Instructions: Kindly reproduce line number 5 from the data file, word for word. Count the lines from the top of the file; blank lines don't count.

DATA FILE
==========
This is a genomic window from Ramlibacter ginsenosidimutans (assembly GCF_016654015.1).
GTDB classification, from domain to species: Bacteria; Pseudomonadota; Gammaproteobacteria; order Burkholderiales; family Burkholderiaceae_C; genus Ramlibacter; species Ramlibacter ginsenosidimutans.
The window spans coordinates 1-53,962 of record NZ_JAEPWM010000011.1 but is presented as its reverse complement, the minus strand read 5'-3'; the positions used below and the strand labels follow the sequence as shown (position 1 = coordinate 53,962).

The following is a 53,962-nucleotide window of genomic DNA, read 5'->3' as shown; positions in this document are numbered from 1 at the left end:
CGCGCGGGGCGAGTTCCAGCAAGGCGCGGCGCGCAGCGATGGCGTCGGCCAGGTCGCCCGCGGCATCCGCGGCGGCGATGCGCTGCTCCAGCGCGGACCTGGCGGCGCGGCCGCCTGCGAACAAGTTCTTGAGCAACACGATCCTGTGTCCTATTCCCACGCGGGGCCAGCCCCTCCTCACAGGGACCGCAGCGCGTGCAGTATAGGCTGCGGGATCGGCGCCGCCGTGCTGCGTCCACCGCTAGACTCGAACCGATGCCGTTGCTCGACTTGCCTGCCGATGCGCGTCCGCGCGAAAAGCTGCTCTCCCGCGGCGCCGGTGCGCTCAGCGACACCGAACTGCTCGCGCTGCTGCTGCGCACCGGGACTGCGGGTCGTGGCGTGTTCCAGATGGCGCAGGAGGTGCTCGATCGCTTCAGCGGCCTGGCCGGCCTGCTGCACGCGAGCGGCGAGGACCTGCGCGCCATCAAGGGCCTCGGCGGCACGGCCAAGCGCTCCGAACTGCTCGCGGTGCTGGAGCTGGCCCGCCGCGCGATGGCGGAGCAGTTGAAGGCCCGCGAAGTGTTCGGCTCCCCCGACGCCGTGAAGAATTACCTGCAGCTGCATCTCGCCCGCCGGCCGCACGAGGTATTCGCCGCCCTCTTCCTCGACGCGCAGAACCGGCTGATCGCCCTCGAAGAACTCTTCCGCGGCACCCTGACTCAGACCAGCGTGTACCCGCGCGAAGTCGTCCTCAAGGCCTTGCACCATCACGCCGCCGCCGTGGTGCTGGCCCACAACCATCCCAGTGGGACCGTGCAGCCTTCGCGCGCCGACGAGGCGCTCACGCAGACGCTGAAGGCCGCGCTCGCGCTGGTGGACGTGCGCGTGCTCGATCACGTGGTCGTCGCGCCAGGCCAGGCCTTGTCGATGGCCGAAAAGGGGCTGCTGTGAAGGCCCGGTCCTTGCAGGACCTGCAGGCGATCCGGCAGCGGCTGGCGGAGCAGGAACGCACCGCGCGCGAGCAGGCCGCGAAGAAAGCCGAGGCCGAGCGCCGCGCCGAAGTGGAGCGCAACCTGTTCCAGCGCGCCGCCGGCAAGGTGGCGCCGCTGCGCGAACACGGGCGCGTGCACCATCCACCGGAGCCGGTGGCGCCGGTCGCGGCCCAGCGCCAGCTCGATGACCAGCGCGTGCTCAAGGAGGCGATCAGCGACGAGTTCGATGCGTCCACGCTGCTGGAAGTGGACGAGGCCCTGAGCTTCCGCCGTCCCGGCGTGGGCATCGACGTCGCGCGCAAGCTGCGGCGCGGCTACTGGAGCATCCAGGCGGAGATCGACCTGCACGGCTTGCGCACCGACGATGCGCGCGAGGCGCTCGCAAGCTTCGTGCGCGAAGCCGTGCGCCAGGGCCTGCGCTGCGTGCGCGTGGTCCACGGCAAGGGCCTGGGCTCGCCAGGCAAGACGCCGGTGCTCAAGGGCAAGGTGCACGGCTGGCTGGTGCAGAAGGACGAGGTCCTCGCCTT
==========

CGCGCGGGGCGAGTTCCAGCAAGGCGCGGCGCGCAGCGATGGCGTCGGCCAGGTCGCCCGCGGCATCCGCGGCGGCGATGCGCTGCTCCAGCGCGGACCTGGCGGCGCGGCCGCCTGCGAACAAGTTCTTGAGCAACACGATCCTGTGTCCTATTCCCACGCGGGGCCAGCCCCTCCTCACAGGGACCGCAGCGCGTGCAGTATAGGCTGCGGGATCGGCGCCGCCGTGCTGCGTCCACCGCTAGACTCGAACCGATGCCGTTGCTCGACTTGCCTGCCGATGCGCGTCCGCGCGAAAAGCTGCTCTCCCGCGGCGCCGGTGCGCTCAGCGACACCGAACTGCTCGCGCTGCTGCTGCGCACCGGGACTGCGGGTCGTGGCGTGTTCCAGATGGCGCAGGAGGTGCTCGATCGCTTCAGCGGCCTGGCCGGCCTGCTGCACGCGAGCGGCGAGGACCTGCGCGCCATCAAGGGCCTCGGCGGCACGGCCAAGCGCTCCGAACTGCTCGCGGTGCTGGAGCTGGCCCGCCGCGCGATGGCGGAGCAGTTGAAGGCCCGCGAAGTGTTCGGCTCCCCCGACGCCGTGAAGAATTACCTGCAGCTGCATCTCGCCCGCCGGCCGCACGAGGTATTCGCCGCCCTCTTCCTCGACGCGCAGAACCGGCTGATCGCCCTCGAAGAACTCTTCCGCGGCACCCTGACTCAGACCAGCGTGTACCCGCGCGAAGTCGTCCTCAAGGCCTTGCACCATCACGCCGCCGCCGTGGTGCTGGCCCACAACCATCCCAGTGGGACCGTGCAGCCTTCGCGCGCCGACGAGGCGCTCACGCAGACGCTGAAGGCCGCGCTCGCGCTGGTGGACGTGCGCGTGCTCGATCACGTGGTCGTCGCGCCAGGCCAGGCCTTGTCGATGGCCGAAAAGGGGCTGCTGTGAAGGCCCGGTCCTTGCAGGACCTGCAGGCGATCCGGCAGCGGCTGGCGGAGCAGGAACGCACCGCGCGCGAGCAGGCCGCGAAGAAAGCCGAGGCCGAGCGCCGCGCCGAAGTGGAGCGCAACCTGTTCCAGCGCGCCGCCGGCAAGGTGGCGCCGCTGCGCGAACACGGGCGCGTGCACCATCCACCGGAGCCGGTGGCGCCGGTCGCGGCCCAGCGCCAGCTCGATGACCAGCGCGTGCTCAAGGAGGCGATCAGCGACGAGTTCGATGCGTCCACGCTGCTGGAAGTGGACGAGGCCCTGAGCTTCCGCCGTCCCGGCGTGGGCATCGACGTCGCGCGCAAGCTGCGGCGCGGCTACTGGAGCATCCAGGCGGAGATCGACCTGCACGGCTTGCGCACCGACGATGCGCGCGAGGCGCTCGCAAGCTTCGTGCGCGAAGCCGTGCGCCAGGGCCTGCGCTGCGTGCGCGTGGTCCACGGCAAGGGCCTGGGCTCGCCAGGCAAGACGCCGGTGCTCAAGGGCAAGGTGCACGGCTGGCTGGTGCAGAAGGACGAGGTCCTCGCCTT